Articles and letters in this newspaper keep chewing over the “apartheid Israel” issue, as any regular reader will have seen, probably to an almost nauseating degree. Writers with Muslim names go on about the “Zionist entity”, as though they can’t bear to write the word “Israel”. (Some of them come from the Media Review Network, which should really be called the Muslim Review Network.) Writers with Jewish names, sometimes clearly affiliated to Zionist or Israel-supporting groups, argue back — Israel is the only democracy in the region, they say, or the South African government’s attitude to human-rights abuses in Israel-Palestine is inconsistent (it doesn’t much mind such abuses in, say, Myanmar or Iran, let alone Zimbab­we), and so on.

None of the Jewish letters, however, address the basic issue raised by Roadmap to Apartheid — the fundamental problem at the root of the present state of conflict between Israel and the territories it occupies with military force. That is the fact that Israel is still building large Jewish-only settlements (50 000 to 80 000 residents) in the West Bank, well beyond the “green line” that defines the borders of Israel as they stood before the 1967 war.

This means that a process that can only be described as post-conquest colonisation is continuing today as Israel, in contravention of international law and sometimes Israeli law, pushes outwards in search of more Lebensraum. And that colonisation is brutal, not only in the way it is enforced by military force but also in the way it does violence to the living landscape of the West Bank, carving it up into disconnected bits that look an awful lot like the Bantustans of apartheid South Africa.

Along with the settlements come highways to link them, highways considered “sterile” by the Israeli military. “Sterile” means that they are free of Palestinians; they can only be used by Jewish settlers, who are issued with special yellow number plates to identify them. How weird that they should be yellow, like the stars used by the Nazis to identify Jews, but that’s not the least of the ironies here, as the various commentators (Jewish, Palestinian, American, British ...) explain.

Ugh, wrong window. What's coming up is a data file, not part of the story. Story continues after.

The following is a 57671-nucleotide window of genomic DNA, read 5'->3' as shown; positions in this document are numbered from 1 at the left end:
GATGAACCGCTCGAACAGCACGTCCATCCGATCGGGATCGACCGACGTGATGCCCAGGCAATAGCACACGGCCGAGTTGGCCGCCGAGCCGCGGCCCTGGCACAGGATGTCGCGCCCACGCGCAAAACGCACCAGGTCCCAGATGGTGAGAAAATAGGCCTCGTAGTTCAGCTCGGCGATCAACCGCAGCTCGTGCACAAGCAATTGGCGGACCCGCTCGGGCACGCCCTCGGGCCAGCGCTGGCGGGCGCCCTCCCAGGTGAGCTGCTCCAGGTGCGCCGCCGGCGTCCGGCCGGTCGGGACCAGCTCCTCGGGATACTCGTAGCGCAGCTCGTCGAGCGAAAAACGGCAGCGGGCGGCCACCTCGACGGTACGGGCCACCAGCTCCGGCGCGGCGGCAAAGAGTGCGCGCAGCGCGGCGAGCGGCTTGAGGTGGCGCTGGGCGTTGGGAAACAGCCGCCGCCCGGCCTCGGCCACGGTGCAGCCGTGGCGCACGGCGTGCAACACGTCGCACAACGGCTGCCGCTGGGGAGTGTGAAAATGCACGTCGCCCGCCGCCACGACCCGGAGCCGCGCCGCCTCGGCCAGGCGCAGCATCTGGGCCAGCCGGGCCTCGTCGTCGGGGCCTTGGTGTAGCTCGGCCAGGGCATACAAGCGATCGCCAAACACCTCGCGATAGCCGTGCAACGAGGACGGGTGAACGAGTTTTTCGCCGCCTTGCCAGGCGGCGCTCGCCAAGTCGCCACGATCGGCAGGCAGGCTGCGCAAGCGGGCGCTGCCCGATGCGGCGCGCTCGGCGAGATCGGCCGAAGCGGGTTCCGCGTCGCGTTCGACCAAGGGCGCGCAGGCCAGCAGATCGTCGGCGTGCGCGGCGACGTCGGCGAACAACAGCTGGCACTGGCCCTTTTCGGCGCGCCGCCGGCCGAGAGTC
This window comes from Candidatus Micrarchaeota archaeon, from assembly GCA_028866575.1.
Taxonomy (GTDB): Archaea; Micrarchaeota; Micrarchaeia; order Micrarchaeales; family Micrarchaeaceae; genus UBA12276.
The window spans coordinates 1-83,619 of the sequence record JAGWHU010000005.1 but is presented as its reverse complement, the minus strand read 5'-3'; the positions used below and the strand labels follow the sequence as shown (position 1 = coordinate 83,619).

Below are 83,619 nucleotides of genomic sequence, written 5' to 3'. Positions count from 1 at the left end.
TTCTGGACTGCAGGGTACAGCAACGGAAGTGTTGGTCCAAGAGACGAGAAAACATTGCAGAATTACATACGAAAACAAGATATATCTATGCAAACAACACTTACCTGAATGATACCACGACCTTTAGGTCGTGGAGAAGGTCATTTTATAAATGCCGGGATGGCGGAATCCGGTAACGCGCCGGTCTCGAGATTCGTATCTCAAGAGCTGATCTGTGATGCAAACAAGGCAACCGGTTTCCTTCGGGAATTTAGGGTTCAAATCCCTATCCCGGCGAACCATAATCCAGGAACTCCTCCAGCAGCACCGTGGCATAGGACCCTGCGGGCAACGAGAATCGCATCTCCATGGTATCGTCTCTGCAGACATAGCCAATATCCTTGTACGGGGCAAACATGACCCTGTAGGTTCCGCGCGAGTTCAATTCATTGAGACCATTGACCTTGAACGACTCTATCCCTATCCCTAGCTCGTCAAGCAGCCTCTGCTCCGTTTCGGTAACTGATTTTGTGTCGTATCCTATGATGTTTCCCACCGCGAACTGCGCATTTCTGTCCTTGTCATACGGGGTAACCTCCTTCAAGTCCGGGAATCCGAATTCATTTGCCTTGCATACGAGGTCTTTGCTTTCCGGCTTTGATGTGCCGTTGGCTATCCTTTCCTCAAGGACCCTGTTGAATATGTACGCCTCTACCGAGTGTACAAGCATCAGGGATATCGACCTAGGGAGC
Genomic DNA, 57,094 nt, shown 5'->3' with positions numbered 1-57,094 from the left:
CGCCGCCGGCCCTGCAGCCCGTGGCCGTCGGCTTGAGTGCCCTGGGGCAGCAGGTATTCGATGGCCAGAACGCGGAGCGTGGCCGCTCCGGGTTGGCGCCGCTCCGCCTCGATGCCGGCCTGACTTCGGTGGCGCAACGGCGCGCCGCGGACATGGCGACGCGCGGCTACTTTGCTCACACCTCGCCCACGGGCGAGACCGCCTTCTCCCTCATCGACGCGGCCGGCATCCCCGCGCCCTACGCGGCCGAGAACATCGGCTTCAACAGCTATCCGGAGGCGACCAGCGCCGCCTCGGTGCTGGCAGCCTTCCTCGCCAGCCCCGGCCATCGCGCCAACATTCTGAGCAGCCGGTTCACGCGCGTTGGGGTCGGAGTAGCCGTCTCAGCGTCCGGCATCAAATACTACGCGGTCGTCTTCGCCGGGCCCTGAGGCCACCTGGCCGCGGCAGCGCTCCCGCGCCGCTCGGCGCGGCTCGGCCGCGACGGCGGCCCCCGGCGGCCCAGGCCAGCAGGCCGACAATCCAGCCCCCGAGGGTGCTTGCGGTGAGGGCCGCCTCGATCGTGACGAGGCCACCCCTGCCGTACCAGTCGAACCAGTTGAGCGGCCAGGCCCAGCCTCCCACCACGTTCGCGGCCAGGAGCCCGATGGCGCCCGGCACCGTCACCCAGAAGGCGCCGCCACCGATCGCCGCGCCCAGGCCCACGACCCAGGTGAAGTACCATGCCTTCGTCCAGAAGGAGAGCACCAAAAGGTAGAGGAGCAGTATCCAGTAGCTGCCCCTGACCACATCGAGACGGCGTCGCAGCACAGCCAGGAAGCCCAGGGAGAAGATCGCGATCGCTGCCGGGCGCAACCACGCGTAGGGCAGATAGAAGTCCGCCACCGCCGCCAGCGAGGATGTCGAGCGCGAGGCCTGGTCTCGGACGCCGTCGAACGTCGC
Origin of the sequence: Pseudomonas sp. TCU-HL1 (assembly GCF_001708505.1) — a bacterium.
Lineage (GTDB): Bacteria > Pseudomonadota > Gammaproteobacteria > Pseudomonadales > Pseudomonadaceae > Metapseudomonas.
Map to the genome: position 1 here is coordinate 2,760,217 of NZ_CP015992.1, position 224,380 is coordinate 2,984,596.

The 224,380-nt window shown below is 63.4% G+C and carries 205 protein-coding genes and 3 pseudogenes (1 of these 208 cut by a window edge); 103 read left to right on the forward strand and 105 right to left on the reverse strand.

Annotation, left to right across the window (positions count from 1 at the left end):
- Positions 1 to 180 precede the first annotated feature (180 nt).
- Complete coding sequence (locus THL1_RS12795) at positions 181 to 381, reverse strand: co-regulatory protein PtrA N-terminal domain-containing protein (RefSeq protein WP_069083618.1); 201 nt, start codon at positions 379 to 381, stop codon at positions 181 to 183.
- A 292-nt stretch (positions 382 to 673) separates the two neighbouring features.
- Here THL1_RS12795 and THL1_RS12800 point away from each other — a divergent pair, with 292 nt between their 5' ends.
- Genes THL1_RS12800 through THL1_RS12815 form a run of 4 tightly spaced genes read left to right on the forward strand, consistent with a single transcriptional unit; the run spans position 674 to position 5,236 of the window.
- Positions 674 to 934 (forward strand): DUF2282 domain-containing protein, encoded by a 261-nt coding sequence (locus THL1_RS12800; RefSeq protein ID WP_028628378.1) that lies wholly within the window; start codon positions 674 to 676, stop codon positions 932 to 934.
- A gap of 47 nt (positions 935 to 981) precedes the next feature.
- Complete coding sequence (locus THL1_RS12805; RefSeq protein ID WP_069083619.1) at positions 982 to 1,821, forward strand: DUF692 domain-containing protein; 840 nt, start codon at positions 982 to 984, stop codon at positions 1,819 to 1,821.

Former Israeli leader Ariel Sharon is quoted as saying how Israel would make a pastrami sandwich of the occupied territories, slicing them up with Jewish settlements, roads and other installations so that no disentanglement would be possible — even if the “two-state solution” for Israel and Palestine were ultimately to prevail. As commentators in the documentary note, this is Israel’s way of subverting the “two-state solution” in advance.

When it comes to East Jerusalem, too, Roadmap to Apartheid shows how Palestinian residents are being squeezed out, by demolitions of their homes and the sheer bloody-minded hostility of their Jewish neighbours. One head-scarved Jewish matron smiles happily as she tells the camera how, eventually, all the “Arabs” will be gone. Praise the Lord.

The TriContinental Film Festival continues until September 16 in Johannesburg, until September 18 in Cape Town and until September 23 in Pretoria. Go to for schedules and more information

Shaun de Waal

Shaun de Waal

Shaun de Waal has worked at the Mail & Guardian since 1989. He was literary editor from 1991 to 2006 and chief film critic for 15 years. He is now editor-at-large. Recent publications include Exposure: Queer Fiction, 25 Years of the Mail & Guardian and Not the Movie of the Week. Read more from Shaun de Waal